Why I Am No Longer a Christian
Ruminations on a spiritual journey out of and into the material world

Part 1: My Life as a Christian

I suppose you can call this my “extimony,” a term which I should explain for those who may be unfamiliar with the brand of evangelical Christianity in which I was involved. Among the evangelical crowd, having a “born-again” experience of admitting to God that you are a sinner, asking for his forgiveness which he offers through the sacrificial death of Jesus, and inviting God into your life to “create you anew” is crucial: if you have not had such an experience, if you have not so invited Jesus into your heart, you have not truly been “saved,” i.e. you are not a real Christian. As the label “evangelical” implies, evangelical Christians also take evangelism very seriously (as in the “Great Commission” at the end of Matthew instructing Jesus’s followers to go to all the world and preach the gospel). To evangelize involves “witnessing” to others, i.e. telling them the gospel message, the story (as they understand and interpret it, anyway) of God, Jesus, Heaven and Hell, salvation, etc. One’s “testimony,” i.e. one’s own personal story of one’s born-again experience and subsequent relationship with Jesus and of what God has done in one’s life, features prominently in witnessing. Thus, as one who used to give my testimony when witnessing to others about how I became a Christian, I call the story of how I became an ex-Christian my extimony.

So, by “no longer a Christian,” I mean specifically no longer a born-again, Bible-believing evangelical Protestant Christian. But if you are a Catholic, Anglican, Mormon, or some other form of Christian, or a Muslim, Hindu, or whatever else, before you conclude too quickly that I was just involved in the wrong religion and that your One True Religion (tm) is safe from my critique, think carefully about how some of my general critiques of evangelical Christianity may also apply to your religion, e.g. the question of the existence of a theistic god in the first place. Also think about how some of my specific critiques of evangelical Christianity can be easily modified to apply to your religious views, e.g. problems with interpreting and defending your religion’s scriptures and your sect’s interpretations of them.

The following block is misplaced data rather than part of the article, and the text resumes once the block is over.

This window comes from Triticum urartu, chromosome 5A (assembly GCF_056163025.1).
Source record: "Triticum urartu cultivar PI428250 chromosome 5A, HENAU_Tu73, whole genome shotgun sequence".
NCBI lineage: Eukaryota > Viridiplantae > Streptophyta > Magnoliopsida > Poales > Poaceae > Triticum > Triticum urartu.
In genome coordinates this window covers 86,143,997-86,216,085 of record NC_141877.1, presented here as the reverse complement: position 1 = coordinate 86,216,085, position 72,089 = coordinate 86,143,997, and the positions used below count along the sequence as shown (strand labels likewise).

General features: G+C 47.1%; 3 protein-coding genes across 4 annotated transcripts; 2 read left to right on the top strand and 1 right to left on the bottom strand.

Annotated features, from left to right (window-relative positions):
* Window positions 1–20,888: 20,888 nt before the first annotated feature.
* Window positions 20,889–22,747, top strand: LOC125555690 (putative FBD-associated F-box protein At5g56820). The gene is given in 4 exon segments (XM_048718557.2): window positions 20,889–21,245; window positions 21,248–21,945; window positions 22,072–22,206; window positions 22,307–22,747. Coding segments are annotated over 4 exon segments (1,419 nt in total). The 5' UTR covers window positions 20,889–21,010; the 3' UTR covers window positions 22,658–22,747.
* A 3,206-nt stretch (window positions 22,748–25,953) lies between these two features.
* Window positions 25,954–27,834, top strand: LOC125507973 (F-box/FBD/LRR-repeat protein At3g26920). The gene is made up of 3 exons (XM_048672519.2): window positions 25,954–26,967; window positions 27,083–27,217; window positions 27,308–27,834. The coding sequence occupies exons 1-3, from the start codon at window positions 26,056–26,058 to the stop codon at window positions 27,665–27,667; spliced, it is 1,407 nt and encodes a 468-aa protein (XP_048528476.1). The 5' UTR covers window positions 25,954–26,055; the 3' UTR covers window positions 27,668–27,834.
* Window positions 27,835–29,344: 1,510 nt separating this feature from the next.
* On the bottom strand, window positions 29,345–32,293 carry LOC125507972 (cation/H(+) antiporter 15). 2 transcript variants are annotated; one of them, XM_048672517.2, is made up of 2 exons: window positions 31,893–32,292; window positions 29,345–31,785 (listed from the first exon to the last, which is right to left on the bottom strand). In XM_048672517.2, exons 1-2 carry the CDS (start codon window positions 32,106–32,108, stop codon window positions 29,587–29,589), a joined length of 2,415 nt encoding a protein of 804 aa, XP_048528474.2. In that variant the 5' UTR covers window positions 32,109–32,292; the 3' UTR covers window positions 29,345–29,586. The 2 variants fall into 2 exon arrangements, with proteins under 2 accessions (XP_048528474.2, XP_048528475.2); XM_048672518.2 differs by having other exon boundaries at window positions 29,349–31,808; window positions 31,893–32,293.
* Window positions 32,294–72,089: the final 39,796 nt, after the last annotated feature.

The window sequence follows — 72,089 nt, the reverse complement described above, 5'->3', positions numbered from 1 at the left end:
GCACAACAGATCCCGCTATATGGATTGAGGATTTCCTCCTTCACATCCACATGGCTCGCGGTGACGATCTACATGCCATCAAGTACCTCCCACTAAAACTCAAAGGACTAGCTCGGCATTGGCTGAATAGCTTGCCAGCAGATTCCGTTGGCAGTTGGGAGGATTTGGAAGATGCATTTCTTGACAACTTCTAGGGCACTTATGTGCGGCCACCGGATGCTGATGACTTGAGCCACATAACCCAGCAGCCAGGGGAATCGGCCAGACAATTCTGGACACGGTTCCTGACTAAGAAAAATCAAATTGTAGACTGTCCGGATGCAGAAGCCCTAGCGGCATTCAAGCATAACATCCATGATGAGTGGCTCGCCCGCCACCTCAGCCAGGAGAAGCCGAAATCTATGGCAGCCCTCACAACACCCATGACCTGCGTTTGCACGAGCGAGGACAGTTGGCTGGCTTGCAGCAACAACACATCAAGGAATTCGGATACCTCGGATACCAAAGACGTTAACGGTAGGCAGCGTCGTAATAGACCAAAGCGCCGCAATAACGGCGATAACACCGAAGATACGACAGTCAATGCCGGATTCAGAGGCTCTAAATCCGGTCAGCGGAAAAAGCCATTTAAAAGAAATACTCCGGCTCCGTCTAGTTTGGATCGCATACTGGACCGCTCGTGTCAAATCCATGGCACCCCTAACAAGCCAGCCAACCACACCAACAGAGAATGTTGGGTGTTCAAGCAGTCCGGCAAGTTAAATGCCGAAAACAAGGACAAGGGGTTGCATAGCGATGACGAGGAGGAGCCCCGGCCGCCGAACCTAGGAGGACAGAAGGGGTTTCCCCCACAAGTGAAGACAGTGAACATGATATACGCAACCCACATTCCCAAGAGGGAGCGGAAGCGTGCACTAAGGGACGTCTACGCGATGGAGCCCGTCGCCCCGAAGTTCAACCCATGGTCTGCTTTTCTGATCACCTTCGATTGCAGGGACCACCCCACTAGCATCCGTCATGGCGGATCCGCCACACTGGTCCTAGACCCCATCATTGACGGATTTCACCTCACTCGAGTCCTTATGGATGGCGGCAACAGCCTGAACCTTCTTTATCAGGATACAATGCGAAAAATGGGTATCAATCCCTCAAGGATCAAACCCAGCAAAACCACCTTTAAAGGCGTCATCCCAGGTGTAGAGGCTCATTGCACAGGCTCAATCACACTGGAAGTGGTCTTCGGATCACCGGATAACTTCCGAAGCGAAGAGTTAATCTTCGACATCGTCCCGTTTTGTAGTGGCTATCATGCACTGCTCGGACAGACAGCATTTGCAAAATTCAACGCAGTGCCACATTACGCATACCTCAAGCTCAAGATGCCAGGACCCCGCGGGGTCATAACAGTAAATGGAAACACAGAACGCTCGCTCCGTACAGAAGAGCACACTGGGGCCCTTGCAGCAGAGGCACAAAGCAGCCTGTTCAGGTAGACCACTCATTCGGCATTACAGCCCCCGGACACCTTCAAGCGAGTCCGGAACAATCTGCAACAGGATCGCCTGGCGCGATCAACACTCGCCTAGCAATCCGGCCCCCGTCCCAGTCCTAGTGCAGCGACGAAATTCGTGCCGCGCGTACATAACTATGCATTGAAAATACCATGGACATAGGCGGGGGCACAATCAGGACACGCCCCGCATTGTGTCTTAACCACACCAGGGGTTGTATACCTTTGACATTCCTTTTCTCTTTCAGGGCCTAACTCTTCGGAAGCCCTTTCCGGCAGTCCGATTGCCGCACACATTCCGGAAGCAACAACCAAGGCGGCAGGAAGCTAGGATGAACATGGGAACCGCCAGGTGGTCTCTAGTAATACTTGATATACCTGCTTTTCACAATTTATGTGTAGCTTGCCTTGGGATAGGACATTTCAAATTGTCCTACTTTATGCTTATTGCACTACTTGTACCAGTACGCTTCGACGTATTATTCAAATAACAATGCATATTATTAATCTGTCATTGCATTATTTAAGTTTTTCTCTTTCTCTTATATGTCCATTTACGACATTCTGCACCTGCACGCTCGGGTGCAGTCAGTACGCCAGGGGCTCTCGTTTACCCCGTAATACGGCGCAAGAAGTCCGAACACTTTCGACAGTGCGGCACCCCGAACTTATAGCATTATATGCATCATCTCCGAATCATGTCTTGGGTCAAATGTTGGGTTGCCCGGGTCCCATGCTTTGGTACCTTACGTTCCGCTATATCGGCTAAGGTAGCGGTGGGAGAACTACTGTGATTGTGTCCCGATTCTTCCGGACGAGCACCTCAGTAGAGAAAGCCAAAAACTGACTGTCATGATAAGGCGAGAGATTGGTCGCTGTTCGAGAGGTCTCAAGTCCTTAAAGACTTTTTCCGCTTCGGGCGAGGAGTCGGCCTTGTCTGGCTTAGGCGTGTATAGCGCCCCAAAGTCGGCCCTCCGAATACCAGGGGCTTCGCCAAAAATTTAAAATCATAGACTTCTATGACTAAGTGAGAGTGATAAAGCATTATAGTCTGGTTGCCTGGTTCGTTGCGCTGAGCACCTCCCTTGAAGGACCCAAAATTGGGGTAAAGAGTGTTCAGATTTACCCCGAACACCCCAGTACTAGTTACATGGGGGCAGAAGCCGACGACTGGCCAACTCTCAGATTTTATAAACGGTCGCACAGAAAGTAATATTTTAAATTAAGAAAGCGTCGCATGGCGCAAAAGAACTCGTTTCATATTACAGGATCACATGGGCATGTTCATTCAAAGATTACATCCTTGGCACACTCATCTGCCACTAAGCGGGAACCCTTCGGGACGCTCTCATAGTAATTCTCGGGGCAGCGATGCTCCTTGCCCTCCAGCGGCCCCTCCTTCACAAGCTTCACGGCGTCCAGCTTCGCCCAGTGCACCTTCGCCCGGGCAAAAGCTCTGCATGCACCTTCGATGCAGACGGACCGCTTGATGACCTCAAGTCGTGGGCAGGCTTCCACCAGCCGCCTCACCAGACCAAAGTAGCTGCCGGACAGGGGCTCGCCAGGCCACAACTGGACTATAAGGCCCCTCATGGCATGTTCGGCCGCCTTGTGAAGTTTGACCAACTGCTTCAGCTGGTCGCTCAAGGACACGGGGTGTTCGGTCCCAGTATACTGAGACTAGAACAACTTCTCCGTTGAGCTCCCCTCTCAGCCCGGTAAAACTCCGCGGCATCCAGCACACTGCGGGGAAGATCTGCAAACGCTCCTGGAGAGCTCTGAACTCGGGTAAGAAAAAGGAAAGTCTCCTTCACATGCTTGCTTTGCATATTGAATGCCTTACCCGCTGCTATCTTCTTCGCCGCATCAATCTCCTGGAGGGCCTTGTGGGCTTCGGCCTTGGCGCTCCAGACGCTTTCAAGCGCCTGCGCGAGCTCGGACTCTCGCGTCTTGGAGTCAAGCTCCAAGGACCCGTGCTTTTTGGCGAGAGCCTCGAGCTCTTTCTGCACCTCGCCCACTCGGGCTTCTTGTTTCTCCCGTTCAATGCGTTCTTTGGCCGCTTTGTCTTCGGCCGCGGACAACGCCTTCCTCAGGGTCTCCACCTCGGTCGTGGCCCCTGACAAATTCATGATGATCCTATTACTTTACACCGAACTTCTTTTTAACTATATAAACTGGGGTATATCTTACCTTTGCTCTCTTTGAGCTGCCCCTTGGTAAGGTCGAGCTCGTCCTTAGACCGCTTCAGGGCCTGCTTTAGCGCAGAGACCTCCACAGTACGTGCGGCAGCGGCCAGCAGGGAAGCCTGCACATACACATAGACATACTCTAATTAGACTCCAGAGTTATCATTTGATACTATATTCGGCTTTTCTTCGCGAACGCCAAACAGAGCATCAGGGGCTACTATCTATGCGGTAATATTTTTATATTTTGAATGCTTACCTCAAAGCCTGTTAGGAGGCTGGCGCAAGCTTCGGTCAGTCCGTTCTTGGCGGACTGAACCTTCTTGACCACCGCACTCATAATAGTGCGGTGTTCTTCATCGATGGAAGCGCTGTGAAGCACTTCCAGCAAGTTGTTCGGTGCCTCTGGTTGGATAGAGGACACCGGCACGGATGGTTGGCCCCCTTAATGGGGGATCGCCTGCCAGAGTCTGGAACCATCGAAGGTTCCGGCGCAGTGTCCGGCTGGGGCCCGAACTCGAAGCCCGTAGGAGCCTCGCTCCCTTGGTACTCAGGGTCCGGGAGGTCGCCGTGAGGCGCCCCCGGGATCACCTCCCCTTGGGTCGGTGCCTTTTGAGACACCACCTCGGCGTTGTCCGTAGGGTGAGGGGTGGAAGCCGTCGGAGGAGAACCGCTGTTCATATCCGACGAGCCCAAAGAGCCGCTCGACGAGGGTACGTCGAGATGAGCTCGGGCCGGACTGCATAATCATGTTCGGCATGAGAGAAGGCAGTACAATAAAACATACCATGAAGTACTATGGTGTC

Before I relate how I became an ex-Christian, I should say how I became a Christian in the first place. In brief, I grew up with it. My parents took me to church, and I believed and accepted what I was taught. But, really, it wasn’t so simple as that. My born again experience occurred when I was eight years old. I can still recall the conversation I had with my mother when she laid out the gospel story for me. The story made sense to me, I accepted it, and, as the next step was explained to me, I invited Jesus into my heart and pledged to serve him with my life, to follow his lead. Even now I recall the special feeling I had then, a feeling of everything falling into place and making sense, a feeling of inner strength and happiness and enthusiasm, a feeling of belonging, of having a place, of knowing who and why I was. It was a feeling, as was explained to me, of the presence of God. I felt God in me.